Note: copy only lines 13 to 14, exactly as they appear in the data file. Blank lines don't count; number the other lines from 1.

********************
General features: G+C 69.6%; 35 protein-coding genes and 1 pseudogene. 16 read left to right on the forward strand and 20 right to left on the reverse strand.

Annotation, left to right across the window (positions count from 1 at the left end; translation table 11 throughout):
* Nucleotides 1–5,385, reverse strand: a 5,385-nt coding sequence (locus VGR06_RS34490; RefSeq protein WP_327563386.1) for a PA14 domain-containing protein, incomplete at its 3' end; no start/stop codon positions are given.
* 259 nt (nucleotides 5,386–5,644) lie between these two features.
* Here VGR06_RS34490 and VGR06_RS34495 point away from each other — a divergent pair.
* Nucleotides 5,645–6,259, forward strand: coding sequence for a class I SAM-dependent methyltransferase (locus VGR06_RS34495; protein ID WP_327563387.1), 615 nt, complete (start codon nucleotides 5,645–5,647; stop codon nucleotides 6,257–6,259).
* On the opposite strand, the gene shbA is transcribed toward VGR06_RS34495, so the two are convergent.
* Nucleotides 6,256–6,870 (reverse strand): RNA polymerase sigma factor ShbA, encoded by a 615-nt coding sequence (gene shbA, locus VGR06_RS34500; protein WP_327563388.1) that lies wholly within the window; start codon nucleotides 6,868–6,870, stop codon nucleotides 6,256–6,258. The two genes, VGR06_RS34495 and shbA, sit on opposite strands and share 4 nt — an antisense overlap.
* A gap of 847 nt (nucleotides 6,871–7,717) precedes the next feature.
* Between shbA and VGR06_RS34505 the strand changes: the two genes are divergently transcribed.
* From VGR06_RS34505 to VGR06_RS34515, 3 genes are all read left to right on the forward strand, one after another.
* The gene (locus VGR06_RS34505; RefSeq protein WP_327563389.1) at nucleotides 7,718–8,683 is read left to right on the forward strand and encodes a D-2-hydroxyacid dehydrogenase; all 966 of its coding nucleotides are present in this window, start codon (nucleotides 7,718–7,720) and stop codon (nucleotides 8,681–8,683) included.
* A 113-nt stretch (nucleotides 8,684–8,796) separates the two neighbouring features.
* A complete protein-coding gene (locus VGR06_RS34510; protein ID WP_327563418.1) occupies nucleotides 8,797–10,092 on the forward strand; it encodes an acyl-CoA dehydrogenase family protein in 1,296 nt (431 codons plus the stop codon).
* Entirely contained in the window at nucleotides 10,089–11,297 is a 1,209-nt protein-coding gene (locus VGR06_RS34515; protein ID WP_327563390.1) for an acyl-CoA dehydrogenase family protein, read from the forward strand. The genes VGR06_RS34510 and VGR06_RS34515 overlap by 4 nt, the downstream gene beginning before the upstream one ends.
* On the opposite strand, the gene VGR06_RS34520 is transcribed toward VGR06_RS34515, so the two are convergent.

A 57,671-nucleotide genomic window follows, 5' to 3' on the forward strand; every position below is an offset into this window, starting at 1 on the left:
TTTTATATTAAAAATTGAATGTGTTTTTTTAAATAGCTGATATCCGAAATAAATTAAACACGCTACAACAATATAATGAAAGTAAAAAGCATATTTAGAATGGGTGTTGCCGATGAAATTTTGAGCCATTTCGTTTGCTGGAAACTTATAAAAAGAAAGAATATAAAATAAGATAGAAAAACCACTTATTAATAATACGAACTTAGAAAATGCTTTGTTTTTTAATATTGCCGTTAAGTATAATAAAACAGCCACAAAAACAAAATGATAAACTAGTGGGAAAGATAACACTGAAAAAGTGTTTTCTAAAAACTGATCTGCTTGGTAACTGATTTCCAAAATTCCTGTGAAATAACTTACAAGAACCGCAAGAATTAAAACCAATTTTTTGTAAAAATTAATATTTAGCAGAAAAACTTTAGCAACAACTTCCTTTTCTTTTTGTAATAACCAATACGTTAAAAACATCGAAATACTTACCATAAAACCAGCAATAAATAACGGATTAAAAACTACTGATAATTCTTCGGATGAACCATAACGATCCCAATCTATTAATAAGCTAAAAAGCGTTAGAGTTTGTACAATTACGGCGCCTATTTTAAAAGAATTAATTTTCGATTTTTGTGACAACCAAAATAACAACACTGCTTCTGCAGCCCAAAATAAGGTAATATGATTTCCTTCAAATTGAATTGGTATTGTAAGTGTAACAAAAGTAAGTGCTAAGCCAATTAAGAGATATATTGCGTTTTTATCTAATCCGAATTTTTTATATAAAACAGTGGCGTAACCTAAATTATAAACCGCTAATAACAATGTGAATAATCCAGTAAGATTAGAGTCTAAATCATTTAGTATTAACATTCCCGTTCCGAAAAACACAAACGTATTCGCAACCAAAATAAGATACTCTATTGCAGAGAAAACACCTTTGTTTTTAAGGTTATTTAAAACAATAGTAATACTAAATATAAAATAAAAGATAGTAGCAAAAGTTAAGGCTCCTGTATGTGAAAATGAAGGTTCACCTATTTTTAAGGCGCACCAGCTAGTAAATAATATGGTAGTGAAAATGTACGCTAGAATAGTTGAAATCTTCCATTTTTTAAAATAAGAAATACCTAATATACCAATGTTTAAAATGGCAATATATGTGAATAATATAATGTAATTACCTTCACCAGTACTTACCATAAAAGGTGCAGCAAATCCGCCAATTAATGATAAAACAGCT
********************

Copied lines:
* A 113-nt stretch (nucleotides 8,684–8,796) separates the two neighbouring features.
* A complete protein-coding gene (locus VGR06_RS34510; protein ID WP_327563418.1) occupies nucleotides 8,797–10,092 on the forward strand; it encodes an acyl-CoA dehydrogenase family protein in 1,296 nt (431 codons plus the stop codon).